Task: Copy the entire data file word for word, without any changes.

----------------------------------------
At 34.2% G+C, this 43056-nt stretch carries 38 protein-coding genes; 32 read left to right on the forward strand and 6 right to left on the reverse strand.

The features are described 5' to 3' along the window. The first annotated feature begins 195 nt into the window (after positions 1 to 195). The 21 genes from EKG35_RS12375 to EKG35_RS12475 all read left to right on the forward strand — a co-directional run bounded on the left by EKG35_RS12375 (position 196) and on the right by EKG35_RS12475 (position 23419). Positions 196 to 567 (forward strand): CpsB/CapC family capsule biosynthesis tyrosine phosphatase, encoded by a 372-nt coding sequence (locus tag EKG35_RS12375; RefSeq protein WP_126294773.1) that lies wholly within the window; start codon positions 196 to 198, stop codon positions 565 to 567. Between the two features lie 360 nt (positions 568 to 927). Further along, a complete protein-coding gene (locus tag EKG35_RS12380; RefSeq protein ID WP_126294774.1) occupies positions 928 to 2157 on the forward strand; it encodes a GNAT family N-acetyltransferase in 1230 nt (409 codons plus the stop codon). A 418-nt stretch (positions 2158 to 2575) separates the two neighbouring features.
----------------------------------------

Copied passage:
At 34.2% G+C, this 43056-nt stretch carries 38 protein-coding genes; 32 read left to right on the forward strand and 6 right to left on the reverse strand.

The features are described 5' to 3' along the window. The first annotated feature begins 195 nt into the window (after positions 1 to 195). The 21 genes from EKG35_RS12375 to EKG35_RS12475 all read left to right on the forward strand — a co-directional run bounded on the left by EKG35_RS12375 (position 196) and on the right by EKG35_RS12475 (position 23419). Positions 196 to 567 (forward strand): CpsB/CapC family capsule biosynthesis tyrosine phosphatase, encoded by a 372-nt coding sequence (locus tag EKG35_RS12375; RefSeq protein WP_126294773.1) that lies wholly within the window; start codon positions 196 to 198, stop codon positions 565 to 567. Between the two features lie 360 nt (positions 568 to 927). Further along, a complete protein-coding gene (locus tag EKG35_RS12380; RefSeq protein ID WP_126294774.1) occupies positions 928 to 2157 on the forward strand; it encodes a GNAT family N-acetyltransferase in 1230 nt (409 codons plus the stop codon). A 418-nt stretch (positions 2158 to 2575) separates the two neighbouring features.